Hands-On Saigon

Project No: P04

Project Manager:
Mercy Tran

Contact Info:

Donate To This Project Back to Vietnam

Factoid: The Vietnamese Ministry of Foreign Affairs reports 4,800,000 Vietnamese were exposed to Agent Orange, resulting in 400,000 people killed or maimed, and 500,000 children born with birth defects. (i.e. mental disabilities, cleft palate, hernias, extra fingers and toes, etc.) These numbers do not reflect the direct impact on family members. 

Thirty years after the war, 3,000,000 Vietnamese are still suffering from the effects of the toxin, which can cause birth defects and cancer, and is now affecting a third generation of victims, in addition to its devastating impact on the environment. 

Hands-On Saigon


Project Manager: Mercy Tran

Vietnam, known for the strength and resilience of its people, is rebounding, following a long history of war and suffering. However, as much as half the current population of 90.5 million live on less than $2 a day, and many of them on less than $1. There is still a great need for assistance for the poor, disadvantaged and disabled.

Hands-On Saigon (HOS)has been active in helping the needy in Vietnam since 1996. Their programs, in numerous provinces of Vietnam, both north and south, have focused on the needs of some of the more overlooked and disregarded people; those in remote rural areas as well as some in the centers of the busiest cities.

Hands-On Saigon’s current projects include:

Ho Chi Minh, Vietnam

A victim of Agent Orange thankful for his donated heifer

A new tank for harvesting rainwater provides clean water to this family

Students in computer literacy class

The Latest From Hands-On Saigon

For the latest news from Hands-On Saigon, check out these newsletters and videos.

Agent Orange Victims

40 years after the most devastating chemical warfare campaign known to man, 3 million Vietnamese are still suffering the brutal effects of Agent Orange. Since 2000 Hands-On Saigon has been supplying disabled victims and their families with livestock, as a sustainable means of providing for their families.

Rainwater Harvesting

In the poor rural district of Can Gio in the Saigon River delta, most families only have access to the polluted, brackish water of the Saigon River. Hands-On Saigon works with locals to complete the arduous process involved in building and installing cement tanks, enabling clean rainwater harvesting from rooftops.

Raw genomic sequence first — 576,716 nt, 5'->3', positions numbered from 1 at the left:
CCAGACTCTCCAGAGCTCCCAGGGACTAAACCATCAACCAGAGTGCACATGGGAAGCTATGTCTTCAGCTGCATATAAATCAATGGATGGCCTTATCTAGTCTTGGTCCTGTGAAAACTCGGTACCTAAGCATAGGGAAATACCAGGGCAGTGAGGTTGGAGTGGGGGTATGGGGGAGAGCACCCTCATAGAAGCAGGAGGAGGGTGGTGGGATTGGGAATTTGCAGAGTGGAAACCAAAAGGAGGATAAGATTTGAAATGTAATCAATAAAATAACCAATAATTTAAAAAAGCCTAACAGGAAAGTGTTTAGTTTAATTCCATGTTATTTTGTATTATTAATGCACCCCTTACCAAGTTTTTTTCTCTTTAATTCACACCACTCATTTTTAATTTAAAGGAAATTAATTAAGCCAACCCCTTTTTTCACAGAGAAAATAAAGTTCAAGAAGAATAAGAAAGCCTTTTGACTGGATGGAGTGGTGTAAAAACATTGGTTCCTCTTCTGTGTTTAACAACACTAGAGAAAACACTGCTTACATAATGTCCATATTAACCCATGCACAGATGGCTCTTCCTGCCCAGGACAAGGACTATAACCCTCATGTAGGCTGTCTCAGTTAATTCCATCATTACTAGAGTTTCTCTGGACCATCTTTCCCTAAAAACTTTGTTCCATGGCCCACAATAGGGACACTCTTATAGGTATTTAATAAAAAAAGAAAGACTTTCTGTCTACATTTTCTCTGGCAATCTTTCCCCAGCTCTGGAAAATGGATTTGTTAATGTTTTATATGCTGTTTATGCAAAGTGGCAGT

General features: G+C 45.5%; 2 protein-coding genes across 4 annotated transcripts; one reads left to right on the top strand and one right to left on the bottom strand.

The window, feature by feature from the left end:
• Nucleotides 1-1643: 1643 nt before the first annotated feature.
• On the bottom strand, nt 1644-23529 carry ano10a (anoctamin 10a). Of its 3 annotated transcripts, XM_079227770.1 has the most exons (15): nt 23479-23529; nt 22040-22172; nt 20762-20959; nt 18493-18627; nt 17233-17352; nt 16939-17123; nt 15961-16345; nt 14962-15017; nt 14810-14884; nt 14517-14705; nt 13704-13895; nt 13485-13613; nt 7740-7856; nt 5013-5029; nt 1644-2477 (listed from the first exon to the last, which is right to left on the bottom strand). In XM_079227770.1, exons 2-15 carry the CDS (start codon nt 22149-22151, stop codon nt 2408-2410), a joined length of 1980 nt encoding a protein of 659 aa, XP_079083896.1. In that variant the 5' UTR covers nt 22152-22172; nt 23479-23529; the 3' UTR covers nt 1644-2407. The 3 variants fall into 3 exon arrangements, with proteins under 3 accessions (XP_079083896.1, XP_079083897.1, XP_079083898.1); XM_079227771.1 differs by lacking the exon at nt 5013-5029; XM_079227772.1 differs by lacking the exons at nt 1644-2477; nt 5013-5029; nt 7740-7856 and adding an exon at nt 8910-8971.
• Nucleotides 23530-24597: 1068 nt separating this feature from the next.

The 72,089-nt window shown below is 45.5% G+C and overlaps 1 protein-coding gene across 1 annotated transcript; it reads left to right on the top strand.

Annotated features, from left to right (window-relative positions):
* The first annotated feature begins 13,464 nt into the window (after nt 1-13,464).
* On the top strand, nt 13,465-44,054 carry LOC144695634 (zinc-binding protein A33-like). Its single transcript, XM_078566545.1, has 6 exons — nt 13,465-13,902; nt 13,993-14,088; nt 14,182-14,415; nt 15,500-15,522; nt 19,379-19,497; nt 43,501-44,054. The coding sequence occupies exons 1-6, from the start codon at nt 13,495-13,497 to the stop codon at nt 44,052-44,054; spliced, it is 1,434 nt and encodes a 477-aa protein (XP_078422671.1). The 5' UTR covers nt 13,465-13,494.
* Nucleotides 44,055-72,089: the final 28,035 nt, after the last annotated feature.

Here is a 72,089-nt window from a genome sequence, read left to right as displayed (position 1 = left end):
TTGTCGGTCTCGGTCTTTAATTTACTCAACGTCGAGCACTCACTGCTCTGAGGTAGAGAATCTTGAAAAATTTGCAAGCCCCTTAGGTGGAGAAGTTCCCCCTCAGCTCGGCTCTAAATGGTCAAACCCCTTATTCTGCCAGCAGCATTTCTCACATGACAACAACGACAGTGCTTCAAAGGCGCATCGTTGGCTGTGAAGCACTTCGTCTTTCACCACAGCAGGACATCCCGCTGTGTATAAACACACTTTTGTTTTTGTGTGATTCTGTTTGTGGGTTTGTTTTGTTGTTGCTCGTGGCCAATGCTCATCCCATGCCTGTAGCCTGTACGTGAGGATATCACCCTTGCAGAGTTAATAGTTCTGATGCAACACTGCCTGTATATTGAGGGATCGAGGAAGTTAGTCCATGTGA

Bridging the Digital Divide for Orphans, Disabled, and Rural Children

In today’s increasingly digitalized society, without access to basic computer skills young Vietnamese will be limited to futures involving only the most menial careers. Unfortunately, rural areas provide few if any options for computer training. One of HOS’s primary goals is to help build brighter futures for these children, and has successfully established four computer literacy centers to date, benefitting nearly 300 youth.

Free Medical Program

Hands-On Saigon has coordinated regular medical camps since 2008, bringing together doctors, pharmacists, donors and volunteers to provide free healthcare in remote locations populated by ethnic minorities where even the most basic medical attention is sorely lacking.

Shelter for Homeless Elderly Women

Life can be sad and lonely for these elderly women, with no family or place to call home, many having been rescued from a life of begging on the streets. Collaborating with a nun and her staff, Hands-On Saigon actively provides needed medical supplies and other equipment for the shelter, along with comfort, a listening ear and an extra hand to care for the infirm.

Support for ethnic minorities in remote villages

High in the mountains of Thanh Hoa Province where Westerners have rarely been seen, curious youngsters wait patiently with wide-eyed anticipation while bright new jackets, warm clothing, shoes, food and special treats are unloaded, soon to be distributed to the residents of their impoverished Hmong Village.

School Supplies for Disadvantaged Children

For many years, Hands-On Saigon has been providing school supplies for the incoming first graders in the poor rural district of Can Gio, in the Saigon River Delta. These students come from impoverished farming families who find it difficult to meet even the basic essentials, let alone “extras” like notebooks and stationery.